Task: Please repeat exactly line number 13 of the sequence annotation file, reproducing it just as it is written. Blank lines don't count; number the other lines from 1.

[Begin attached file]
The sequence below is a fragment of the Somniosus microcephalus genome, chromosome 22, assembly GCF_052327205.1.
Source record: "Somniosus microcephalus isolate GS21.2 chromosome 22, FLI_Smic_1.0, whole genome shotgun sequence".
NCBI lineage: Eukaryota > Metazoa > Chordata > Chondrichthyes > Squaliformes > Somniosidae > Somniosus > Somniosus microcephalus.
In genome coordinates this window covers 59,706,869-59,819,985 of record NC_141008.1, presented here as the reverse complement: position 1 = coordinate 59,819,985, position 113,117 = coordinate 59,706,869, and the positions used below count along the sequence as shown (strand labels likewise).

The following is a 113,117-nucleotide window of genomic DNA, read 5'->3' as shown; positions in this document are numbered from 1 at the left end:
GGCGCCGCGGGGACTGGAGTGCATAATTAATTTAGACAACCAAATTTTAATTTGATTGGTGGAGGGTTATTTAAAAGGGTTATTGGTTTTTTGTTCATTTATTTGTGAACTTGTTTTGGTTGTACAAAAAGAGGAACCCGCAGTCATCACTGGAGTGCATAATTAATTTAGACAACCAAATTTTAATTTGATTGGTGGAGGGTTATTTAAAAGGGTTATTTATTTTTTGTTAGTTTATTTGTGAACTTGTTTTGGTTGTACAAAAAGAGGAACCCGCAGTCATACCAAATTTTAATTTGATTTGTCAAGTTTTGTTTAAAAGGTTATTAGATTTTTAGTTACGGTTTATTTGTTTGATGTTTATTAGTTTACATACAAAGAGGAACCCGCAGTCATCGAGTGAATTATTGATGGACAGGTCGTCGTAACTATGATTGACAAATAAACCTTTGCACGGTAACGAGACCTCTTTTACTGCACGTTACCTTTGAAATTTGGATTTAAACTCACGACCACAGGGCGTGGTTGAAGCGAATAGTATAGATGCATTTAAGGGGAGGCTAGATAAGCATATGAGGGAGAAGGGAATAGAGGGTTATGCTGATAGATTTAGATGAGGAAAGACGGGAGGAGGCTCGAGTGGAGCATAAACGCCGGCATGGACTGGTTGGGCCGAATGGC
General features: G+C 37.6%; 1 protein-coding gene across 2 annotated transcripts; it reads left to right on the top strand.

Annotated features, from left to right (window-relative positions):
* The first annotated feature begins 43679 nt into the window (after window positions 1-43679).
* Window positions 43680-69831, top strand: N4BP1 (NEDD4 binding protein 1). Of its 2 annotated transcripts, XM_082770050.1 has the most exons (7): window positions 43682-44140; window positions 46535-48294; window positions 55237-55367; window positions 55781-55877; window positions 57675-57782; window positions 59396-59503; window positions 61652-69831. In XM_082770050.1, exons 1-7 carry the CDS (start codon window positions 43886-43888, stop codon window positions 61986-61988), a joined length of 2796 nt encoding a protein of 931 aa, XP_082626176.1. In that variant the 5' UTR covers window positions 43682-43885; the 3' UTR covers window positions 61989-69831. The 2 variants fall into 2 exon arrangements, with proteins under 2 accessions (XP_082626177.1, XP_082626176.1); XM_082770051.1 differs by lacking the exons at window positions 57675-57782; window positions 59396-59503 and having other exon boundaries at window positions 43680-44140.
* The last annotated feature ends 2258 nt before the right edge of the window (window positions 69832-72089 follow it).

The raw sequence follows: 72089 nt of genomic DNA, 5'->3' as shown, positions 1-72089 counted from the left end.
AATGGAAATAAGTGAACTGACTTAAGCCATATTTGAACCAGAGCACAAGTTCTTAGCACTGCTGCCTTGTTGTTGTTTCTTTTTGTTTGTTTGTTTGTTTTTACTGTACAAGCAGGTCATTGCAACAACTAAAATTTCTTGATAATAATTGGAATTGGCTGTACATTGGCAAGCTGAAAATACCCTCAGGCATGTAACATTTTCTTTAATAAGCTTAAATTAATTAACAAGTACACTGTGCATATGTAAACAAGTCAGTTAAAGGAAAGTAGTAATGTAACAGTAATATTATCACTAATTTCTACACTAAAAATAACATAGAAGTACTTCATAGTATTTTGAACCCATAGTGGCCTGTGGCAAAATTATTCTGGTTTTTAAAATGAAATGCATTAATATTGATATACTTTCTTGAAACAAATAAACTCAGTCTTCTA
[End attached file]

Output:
AATGGAAATAAGTGAACTGACTTAAGCCATATTTGAACCAGAGCACAAGTTCTTAGCACTGCTGCCTTGTTGTTGTTTCTTTTTGTTTGTTTGTTTGTTTTTACTGTACAAGCAGGTCATTGCAACAACTAAAATTTCTTGATAATAATTGGAATTGGCTGTACATTGGCAAGCTGAAAATACCCTCAGGCATGTAACATTTTCTTTAATAAGCTTAAATTAATTAACAAGTACACTGTGCATATGTAAACAAGTCAGTTAAAGGAAAGTAGTAATGTAACAGTAATATTATCACTAATTTCTACACTAAAAATAACATAGAAGTACTTCATAGTATTTTGAACCCATAGTGGCCTGTGGCAAAATTATTCTGGTTTTTAAAATGAAATGCATTAATATTGATATACTTTCTTGAAACAAATAAACTCAGTCTTCTA